Distributed Energy Resources - April 14, 2021 - By NRG Energy, Inc.
Turning Sustainability Goals into Action: DER Survey Insights, Part 4
Meeting emissions reduction targets has significantly increased among organizations as a driver to implemented Distributed Energy Resources (DERs). According to the 2020 “State of Distributed Energy Resources Study,” conducted by Smart Energy Decisions and sponsored by NRG, achieving these goals is one of the top three drivers for installing DERs and has increased by an impressive 17 points from 52% in 2019 to 69% in 2020. More than half of the respondents (55%) stated that they have established renewable energy targets and two-thirds (66%) have set greenhouse gas reduction goals. These results are a clear indication that businesses are much more invested in their sustainability goals.
Further, organizations are making actionable strides to meet those goals. The study also revealed businesses that have already deployed some type of distributed energy resource are more likely to have established definite renewable energy and GHG emissions reduction goals. For example, respondents with on-site solar exceed the average of having renewable goals by 10 points and GHG reduction by 8 points. It is reasonable to conclude that DERs are viewed as a mechanism to make attaining emissions reduction goals more realistic.
There is a wide and growing variety of DER instruments to achieve GHG reductions and renewable targets. On-site solar is by far the most common but organizations are also deploying electric vehicle (EV) infrastructure, demand response programs, energy storage, CHP/Co-generation, microgrids, and natural gas generators. Deploying DERs to meet sustainability and low carbon goals are no longer “nice-to-have” but are becoming a “must-have.” Large commercial and industrial companies along with institutions and government organizations are more enthusiastic than ever to demonstrate that they are responsible corporate citizens.
Creating objectives and measuring progress is especially important to establish stakeholder approval for DERs. Here are two examples of how organizations turned their ambitions into results. In one case, a small liberal arts college successfully aligned its values and existing sustainability initiatives to meet new targets. Building on a long tradition of environmental stewardship, NRG’s team of experts worked with the college to build 5,505 solar panels on land leased from the school. The solar project generates 1.9 MW of clean energy, diversified its energy supply, and added 2.5 million kilowatt-hours of renewable electricity annually to the state. Further, a multi-year agreement allows the institution to purchase all electricity at a predetermined rate to save money in the long term and avoid future market volatility.
In another case, a major U.S. city wanted to lower its greenhouse gas emissions, improved resiliency, and reduce energy usage by 30%. Another priority was to develop an emergency recovery system to ensure the clean water supply would be safe and available in case of storms or other disruptive events. NRG took a fully integrated approach with a large-scale emergency backup generation network with 24/7 dependability. A three-year electricity plan enabled the expansion of renewable energy credit (REC) purchases from 37% to 50% and the public-private partnership resulted in the city’s first electric vehicle infrastructure. A tailored 20-year service agreement that required no upfront capital, saved the city $40 million. An additional $90 million was saved over a three-year electricity supply agreement.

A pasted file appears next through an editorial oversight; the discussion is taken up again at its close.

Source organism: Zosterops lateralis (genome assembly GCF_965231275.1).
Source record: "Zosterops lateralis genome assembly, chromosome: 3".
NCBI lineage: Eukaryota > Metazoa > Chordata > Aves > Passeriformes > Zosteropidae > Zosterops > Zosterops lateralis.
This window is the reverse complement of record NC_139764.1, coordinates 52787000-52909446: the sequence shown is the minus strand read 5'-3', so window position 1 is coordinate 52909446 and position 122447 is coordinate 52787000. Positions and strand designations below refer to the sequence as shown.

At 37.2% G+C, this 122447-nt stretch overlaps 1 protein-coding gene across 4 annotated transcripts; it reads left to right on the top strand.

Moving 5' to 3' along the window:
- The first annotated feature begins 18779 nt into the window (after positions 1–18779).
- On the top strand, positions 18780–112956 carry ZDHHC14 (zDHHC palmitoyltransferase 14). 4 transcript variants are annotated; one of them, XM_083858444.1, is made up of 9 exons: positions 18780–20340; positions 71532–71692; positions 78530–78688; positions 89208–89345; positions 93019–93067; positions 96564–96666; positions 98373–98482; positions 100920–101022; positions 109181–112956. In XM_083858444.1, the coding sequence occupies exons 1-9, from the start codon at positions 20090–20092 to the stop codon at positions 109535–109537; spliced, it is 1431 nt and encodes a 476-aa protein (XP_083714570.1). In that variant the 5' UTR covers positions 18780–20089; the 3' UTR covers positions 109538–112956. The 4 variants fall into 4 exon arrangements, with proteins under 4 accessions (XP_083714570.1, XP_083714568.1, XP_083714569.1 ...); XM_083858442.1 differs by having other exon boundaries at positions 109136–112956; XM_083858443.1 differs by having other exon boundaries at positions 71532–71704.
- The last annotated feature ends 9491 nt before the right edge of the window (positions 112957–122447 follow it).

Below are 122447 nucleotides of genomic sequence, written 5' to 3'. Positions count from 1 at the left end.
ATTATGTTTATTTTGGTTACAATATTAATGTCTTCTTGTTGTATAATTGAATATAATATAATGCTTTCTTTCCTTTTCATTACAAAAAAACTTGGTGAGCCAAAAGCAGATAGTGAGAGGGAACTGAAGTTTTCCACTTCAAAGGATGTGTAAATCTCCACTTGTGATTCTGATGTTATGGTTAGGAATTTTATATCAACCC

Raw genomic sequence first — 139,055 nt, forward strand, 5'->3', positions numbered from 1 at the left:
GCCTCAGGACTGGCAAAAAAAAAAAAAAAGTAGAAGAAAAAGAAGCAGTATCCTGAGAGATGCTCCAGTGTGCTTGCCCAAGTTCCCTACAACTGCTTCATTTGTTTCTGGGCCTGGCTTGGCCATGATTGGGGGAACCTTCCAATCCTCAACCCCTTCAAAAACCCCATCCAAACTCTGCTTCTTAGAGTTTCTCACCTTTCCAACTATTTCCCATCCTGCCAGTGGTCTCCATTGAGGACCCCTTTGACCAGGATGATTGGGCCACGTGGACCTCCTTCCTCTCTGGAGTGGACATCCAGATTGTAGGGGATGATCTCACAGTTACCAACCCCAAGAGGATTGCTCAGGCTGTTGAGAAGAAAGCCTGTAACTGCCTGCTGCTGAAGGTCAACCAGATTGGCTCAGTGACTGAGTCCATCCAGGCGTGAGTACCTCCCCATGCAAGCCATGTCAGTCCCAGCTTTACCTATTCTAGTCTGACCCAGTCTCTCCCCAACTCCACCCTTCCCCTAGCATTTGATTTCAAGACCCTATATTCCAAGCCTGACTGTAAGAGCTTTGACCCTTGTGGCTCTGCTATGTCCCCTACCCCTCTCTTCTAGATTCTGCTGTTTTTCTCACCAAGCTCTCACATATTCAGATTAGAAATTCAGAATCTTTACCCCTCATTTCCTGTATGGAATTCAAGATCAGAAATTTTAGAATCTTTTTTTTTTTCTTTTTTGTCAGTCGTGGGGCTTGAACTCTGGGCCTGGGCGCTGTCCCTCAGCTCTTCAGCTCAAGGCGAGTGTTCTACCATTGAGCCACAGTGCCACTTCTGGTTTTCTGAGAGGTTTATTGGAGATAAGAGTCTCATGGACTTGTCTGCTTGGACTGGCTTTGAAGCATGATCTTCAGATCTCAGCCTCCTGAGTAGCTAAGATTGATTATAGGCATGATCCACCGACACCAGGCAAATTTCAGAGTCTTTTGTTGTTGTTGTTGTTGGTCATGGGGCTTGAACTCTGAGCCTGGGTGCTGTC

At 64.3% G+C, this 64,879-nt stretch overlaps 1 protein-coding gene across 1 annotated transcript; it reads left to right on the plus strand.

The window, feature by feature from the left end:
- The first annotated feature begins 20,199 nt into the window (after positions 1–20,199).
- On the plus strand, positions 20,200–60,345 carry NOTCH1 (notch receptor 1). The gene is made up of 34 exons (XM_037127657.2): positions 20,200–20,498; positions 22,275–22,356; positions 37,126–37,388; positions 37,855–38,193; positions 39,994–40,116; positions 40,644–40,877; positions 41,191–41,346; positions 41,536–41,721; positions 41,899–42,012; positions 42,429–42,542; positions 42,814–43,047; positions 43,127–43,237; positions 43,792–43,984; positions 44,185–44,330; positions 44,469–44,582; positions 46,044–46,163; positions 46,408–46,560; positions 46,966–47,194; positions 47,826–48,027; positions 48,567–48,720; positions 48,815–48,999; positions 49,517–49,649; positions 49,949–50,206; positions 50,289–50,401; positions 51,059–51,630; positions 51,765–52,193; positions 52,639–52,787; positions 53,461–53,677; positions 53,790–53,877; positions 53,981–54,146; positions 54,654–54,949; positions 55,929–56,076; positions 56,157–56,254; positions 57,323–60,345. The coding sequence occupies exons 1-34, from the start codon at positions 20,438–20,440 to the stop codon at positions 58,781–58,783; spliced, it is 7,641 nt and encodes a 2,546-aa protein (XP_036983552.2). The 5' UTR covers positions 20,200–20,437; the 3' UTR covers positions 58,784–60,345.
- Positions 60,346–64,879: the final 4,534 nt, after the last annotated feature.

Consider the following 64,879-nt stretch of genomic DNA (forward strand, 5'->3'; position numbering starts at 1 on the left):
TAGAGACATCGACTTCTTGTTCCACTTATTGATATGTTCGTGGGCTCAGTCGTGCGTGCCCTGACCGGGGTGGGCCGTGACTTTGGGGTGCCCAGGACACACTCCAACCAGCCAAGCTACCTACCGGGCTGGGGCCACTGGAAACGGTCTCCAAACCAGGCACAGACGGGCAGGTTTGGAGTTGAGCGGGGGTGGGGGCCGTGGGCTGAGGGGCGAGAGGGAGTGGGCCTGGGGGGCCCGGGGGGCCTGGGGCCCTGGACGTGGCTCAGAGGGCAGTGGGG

Businesses have choices in how they tie reduced GHG and renewable aspirations to DERs. Solutions can be layered together to meet goals, starting with a low-cost demand response programs, which requires no capital output while generating revenue, to more sophisticated and fully integrated power strategies. By working with an experienced partner who understands your objectives and has broad-scope market intelligence, businesses can optimize a mix of energy management tools to demonstrate the ROI of running sustainable, reduced carbon operations.
Read more in the 2020 State of Distributed Energy Resources Study.
At NRG, we’re bringing the power of energy to people and organizations by putting customers at the center of everything we do. We generate electricity and provide energy solutions and natural gas to millions of customers through our diverse portfolio of retail brands. A Fortune 500 company, operating in the United States and Canada, NRG delivers innovative solutions while advocating for competitive energy markets and customer choice, working towards a sustainable energy future.
- Smart Energy Voices Podcast - Episode 34: Decarbonizing with Integrated Energy Management
- The Value of Partnerships: DER Survey Insights, Part 3
- Choice and Flexibility: DER Survey Insights, Part 2
- Energy Cost & Control: DER Survey Insights, Part 1
- Smart Energy Voices Podcast - Episode 17: Lynda Clemmons on Navigating Transition in the Energy Industry
Share this valuable information with your colleagues using the buttons below:« Back to News
- Jigar Shah to lead $40 billion DOE clean tech loan effort
- 7-Eleven Plans 500 New EV Chargers for North American Stores
- Ford's New Science-Based Targets Revealed
- Georgetown University Partnership Boosts Energy Efficiency, Sustainability Goals
- Netflix unveils 2022 net zero ambition
- Starbucks Commissions Community Solar Projects for New York State
- Setting Sustainability Goals and Meeting Them with Reduction Targets
- The Essential Guide to Marketing Renewable Energy Achievements
- Ohio Public Schools Partner with EDP Renewables to Go Green
- The State of Demand-Side Energy Management in North America
- How to Kick-Start the Carbon Removal Market: Shopify's Playbook